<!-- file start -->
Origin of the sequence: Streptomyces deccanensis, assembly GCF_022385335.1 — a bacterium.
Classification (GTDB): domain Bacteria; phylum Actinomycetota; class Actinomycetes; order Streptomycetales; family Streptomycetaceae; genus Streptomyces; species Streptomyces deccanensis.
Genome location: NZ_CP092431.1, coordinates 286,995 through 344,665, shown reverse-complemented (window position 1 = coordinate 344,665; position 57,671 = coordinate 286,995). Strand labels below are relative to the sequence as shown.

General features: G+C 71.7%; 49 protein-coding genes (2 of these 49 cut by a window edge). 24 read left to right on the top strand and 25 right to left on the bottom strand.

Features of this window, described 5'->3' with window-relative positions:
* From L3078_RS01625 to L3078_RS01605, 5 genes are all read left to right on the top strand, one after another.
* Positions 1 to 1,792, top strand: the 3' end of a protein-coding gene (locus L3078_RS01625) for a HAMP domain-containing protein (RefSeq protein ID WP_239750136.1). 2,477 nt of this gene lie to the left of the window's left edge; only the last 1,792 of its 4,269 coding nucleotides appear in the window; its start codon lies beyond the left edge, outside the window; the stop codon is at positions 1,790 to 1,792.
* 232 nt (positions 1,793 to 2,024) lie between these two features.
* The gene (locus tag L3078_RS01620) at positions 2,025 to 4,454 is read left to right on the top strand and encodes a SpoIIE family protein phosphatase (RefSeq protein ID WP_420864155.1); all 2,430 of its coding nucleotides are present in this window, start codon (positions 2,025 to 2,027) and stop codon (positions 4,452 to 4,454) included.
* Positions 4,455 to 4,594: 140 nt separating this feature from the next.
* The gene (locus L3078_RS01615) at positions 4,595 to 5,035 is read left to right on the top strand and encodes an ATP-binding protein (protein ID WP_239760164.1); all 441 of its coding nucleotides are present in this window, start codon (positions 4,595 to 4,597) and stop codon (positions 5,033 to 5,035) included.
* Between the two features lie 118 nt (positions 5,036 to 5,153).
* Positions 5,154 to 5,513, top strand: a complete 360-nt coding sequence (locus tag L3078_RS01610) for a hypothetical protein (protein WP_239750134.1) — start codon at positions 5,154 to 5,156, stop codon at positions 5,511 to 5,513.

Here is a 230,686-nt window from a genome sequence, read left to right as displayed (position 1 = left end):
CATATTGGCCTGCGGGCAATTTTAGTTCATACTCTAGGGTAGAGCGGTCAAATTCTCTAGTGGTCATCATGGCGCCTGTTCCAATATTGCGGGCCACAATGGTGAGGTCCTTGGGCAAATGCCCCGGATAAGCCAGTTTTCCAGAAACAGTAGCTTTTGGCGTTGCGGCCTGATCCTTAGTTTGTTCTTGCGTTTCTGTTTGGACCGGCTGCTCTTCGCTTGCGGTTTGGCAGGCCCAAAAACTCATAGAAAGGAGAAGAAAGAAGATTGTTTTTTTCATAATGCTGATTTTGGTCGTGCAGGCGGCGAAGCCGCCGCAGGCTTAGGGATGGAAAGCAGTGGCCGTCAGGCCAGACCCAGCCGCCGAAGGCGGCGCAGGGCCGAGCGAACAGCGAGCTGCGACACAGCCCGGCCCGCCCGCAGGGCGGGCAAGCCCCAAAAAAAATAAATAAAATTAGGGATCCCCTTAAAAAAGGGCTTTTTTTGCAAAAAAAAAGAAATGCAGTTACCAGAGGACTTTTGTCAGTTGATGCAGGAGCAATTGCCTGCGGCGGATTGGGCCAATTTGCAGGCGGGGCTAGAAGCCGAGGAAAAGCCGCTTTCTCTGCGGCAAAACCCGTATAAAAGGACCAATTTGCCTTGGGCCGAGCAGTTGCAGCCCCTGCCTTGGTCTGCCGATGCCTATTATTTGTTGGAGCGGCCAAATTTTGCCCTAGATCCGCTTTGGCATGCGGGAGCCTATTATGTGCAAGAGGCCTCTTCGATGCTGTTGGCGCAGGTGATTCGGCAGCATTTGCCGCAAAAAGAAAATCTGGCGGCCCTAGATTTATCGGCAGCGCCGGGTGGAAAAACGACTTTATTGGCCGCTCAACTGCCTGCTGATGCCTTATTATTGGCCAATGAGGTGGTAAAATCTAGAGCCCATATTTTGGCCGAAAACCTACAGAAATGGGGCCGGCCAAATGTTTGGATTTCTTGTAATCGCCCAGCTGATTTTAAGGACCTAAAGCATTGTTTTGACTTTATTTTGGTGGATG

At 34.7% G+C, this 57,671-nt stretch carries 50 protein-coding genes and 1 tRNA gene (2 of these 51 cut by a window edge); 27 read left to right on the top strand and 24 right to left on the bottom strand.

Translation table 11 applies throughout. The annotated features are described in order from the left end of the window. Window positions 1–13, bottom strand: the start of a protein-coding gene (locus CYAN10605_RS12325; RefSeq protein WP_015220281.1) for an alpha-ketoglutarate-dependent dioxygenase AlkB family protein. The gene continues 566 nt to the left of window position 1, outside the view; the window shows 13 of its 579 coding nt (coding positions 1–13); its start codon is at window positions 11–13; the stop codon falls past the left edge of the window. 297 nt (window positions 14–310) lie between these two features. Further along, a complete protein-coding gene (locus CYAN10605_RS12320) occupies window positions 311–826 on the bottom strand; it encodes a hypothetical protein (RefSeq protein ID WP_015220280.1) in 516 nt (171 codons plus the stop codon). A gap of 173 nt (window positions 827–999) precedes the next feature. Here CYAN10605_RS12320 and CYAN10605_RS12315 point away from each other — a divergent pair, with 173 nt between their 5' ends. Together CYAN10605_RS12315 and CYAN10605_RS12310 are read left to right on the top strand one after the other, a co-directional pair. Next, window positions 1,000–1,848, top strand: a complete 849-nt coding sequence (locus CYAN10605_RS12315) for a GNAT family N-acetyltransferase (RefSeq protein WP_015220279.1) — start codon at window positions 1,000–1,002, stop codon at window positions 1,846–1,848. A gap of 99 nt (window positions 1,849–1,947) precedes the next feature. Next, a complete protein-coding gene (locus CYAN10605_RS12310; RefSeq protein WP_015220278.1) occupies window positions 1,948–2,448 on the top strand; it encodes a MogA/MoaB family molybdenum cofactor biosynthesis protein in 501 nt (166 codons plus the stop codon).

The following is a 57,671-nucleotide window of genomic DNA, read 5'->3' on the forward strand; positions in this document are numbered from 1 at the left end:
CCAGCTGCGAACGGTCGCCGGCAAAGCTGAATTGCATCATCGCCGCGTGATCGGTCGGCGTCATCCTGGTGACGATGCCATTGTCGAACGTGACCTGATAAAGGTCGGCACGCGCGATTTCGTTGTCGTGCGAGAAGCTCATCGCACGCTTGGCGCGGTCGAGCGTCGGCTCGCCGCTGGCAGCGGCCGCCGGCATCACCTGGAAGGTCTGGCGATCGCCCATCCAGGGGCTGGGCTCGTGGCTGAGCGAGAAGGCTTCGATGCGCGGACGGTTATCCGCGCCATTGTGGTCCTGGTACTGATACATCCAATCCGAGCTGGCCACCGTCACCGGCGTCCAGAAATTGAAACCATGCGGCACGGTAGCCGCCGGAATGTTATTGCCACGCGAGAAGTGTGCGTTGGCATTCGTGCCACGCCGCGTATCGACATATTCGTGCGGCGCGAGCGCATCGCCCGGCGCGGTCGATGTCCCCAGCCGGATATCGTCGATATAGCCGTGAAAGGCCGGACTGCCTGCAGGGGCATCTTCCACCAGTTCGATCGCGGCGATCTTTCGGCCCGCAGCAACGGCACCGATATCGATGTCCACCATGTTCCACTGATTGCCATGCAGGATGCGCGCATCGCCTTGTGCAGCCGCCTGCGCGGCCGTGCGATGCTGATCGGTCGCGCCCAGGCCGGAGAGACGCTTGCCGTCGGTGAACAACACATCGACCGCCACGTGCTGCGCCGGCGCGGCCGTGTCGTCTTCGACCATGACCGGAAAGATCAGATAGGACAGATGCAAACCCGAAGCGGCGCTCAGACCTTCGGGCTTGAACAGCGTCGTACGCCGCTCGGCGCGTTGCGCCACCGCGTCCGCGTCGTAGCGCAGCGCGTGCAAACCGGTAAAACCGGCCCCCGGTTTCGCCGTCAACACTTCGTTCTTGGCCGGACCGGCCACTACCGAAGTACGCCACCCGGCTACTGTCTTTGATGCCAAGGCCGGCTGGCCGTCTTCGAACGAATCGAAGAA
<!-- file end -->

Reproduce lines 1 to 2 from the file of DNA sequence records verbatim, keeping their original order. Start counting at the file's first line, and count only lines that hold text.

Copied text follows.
Origin of the sequence: Streptomyces deccanensis, assembly GCF_022385335.1 — a bacterium.
Classification (GTDB): domain Bacteria; phylum Actinomycetota; class Actinomycetes; order Streptomycetales; family Streptomycetaceae; genus Streptomyces; species Streptomyces deccanensis.